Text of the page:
LA LEYENDA DE ELVIS DIMINUTO, capìtulo 2. “Close enough!” – Leonardo DiCaprio character (Jack Dawson), Titanic I think of that movie scene whenever I utter or think that something is, well, “close enough”. Quizáz Capìtulo 3. ¿He mencionado Tiny Elvis mas que … Continue reading
well … like 8!
yes, where i live is somewhat ‘in tune’ and aligned with what this season should be like for the latitude. cold and snowy. easy to see it as bleak.
Running: i’ve been joking that the every-other-daily jorg is when i feel the best i’ll feel all day. i have a direct hand on the throttle administering the pain, instead of being the passive (and unwitting?) recipient of it.
Hockey: Ricardo Cabeza said that his soon-to-be five year old granddaughter has started to ask religious and ‘god’ questions. i joked that my ‘church’ has not had a meeting for a month, and there is a delay of another week. my team’s next game is not for another week-and-a-half. yes, the church of the stick & puck.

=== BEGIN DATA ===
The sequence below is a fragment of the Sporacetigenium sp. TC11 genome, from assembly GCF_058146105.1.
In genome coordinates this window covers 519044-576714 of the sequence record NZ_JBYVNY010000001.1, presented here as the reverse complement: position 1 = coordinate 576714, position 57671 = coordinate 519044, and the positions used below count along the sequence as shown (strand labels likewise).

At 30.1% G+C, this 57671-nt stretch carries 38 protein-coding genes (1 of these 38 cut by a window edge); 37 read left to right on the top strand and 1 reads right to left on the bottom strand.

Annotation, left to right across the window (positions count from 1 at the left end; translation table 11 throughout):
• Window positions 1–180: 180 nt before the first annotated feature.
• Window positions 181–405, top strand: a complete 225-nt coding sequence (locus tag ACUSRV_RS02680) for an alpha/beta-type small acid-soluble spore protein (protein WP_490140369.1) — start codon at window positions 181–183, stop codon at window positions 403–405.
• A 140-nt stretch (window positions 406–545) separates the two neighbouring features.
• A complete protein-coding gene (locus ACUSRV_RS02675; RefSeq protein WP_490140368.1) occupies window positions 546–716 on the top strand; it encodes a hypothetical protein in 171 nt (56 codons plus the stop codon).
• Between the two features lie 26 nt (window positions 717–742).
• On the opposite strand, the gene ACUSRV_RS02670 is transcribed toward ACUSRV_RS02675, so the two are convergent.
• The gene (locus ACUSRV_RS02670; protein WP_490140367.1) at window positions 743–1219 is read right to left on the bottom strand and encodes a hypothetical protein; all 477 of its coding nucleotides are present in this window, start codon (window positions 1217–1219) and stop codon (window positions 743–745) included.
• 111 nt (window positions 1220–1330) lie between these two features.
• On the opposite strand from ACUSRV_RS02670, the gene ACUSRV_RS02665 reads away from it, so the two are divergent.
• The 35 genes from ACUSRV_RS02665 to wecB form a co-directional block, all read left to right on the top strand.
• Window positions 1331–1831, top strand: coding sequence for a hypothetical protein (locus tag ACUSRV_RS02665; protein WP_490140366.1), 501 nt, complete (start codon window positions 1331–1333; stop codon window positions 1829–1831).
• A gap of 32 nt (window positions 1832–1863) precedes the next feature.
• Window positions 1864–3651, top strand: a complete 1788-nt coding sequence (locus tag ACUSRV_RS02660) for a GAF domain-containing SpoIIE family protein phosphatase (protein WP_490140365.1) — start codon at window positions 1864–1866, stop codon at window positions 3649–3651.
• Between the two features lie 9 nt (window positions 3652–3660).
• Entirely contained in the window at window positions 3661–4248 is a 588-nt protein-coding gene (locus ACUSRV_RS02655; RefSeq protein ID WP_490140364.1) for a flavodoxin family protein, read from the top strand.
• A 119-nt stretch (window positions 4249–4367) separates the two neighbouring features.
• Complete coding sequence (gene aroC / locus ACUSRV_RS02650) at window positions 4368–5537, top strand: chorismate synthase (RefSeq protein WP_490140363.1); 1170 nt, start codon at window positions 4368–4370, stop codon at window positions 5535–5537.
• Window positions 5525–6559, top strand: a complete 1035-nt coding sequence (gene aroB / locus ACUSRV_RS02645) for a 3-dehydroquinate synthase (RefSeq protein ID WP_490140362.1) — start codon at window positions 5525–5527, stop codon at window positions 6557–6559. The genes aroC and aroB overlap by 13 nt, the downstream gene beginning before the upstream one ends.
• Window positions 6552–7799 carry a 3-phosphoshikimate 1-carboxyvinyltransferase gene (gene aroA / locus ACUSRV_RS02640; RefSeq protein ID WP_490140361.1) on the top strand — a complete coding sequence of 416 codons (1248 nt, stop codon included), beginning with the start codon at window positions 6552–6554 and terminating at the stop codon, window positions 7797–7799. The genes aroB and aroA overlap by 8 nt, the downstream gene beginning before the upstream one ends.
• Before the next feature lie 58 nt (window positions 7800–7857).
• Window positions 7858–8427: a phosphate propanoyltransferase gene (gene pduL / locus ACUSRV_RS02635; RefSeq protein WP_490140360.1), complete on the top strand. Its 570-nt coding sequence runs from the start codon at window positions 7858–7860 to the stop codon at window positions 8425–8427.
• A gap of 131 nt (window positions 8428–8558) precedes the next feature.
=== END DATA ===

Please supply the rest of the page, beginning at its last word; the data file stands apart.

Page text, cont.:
my wife (!) would like to play. perhaps i’ll surprize her and get eqpt / proper skates (she really likes her LLBean quasi-figure skates, which would not be allowed in the hockey league! as they have toe picks. after a while, there might be women-only leagues… as the women who do play are mostly in “my” league — the novice league. and… my son should play! he would be really good. in a different lifetime, if we had lived in minnesota or north dakota, or … he probably would have played. little opportunity living “in the desert” as we do. until recently.